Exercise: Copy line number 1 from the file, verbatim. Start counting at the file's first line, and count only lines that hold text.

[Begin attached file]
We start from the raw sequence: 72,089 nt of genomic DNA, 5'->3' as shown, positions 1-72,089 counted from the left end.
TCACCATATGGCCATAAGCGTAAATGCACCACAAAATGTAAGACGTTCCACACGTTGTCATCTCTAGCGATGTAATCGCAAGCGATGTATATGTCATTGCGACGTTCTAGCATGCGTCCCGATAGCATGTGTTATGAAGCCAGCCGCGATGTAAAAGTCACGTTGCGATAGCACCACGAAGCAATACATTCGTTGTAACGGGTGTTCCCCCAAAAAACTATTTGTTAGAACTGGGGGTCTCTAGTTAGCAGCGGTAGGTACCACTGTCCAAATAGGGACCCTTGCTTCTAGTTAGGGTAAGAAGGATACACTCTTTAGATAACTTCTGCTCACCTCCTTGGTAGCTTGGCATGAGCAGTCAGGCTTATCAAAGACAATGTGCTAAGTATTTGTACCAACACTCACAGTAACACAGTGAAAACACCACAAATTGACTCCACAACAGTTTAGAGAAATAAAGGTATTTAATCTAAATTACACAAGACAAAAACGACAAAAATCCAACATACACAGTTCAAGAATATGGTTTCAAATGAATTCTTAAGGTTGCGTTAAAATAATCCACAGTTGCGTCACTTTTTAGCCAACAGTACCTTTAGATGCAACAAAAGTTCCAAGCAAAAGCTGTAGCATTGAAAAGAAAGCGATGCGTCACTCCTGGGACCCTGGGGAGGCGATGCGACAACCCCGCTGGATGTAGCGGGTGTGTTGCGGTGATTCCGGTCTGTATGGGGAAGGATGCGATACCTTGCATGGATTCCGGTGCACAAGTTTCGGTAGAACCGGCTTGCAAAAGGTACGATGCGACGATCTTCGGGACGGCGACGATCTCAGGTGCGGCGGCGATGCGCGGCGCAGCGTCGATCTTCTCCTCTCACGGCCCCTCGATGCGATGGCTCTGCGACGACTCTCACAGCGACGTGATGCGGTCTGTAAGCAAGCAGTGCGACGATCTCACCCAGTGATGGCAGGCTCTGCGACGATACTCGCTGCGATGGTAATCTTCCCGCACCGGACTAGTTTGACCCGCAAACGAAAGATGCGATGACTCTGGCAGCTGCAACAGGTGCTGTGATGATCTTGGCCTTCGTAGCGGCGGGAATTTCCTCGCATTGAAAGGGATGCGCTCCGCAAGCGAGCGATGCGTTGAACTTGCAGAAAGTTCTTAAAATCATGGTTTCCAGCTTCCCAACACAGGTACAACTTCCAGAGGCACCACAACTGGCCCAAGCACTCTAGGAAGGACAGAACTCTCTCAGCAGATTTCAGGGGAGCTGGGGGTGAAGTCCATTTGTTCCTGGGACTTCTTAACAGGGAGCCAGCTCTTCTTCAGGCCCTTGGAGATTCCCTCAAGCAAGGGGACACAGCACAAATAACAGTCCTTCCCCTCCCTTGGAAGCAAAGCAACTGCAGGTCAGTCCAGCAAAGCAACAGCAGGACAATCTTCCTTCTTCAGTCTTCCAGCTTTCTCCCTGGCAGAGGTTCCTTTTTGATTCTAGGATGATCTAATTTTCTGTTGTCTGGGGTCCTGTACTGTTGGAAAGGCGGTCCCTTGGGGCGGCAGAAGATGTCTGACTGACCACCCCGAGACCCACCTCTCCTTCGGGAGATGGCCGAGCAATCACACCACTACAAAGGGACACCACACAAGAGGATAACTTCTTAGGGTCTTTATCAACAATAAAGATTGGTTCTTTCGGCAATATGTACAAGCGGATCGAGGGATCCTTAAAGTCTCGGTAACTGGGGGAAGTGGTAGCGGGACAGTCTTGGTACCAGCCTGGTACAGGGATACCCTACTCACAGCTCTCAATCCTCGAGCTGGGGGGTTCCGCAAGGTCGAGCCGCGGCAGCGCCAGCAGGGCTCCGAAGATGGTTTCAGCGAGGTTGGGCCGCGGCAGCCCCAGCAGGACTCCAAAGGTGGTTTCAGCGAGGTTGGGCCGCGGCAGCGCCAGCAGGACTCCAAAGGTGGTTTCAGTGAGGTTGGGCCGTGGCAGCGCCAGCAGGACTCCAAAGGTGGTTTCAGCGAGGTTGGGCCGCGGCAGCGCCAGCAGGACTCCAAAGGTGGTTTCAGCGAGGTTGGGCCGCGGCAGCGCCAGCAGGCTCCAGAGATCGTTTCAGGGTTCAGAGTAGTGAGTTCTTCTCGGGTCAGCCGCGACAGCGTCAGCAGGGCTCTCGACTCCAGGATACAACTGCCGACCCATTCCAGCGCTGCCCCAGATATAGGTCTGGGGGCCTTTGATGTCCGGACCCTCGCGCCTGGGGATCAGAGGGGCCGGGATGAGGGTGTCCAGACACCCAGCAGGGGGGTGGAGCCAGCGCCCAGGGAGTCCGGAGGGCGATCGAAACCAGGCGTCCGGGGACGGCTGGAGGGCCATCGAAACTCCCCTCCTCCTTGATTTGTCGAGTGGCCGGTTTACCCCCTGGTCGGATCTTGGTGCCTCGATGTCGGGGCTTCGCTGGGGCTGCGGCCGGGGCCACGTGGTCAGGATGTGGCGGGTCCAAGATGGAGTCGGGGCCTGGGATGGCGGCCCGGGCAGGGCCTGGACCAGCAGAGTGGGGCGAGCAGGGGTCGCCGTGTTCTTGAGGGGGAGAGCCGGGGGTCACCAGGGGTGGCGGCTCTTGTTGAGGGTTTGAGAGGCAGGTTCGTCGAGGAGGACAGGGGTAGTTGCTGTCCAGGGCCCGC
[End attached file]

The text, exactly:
We start from the raw sequence: 72,089 nt of genomic DNA, 5'->3' as shown, positions 1-72,089 counted from the left end.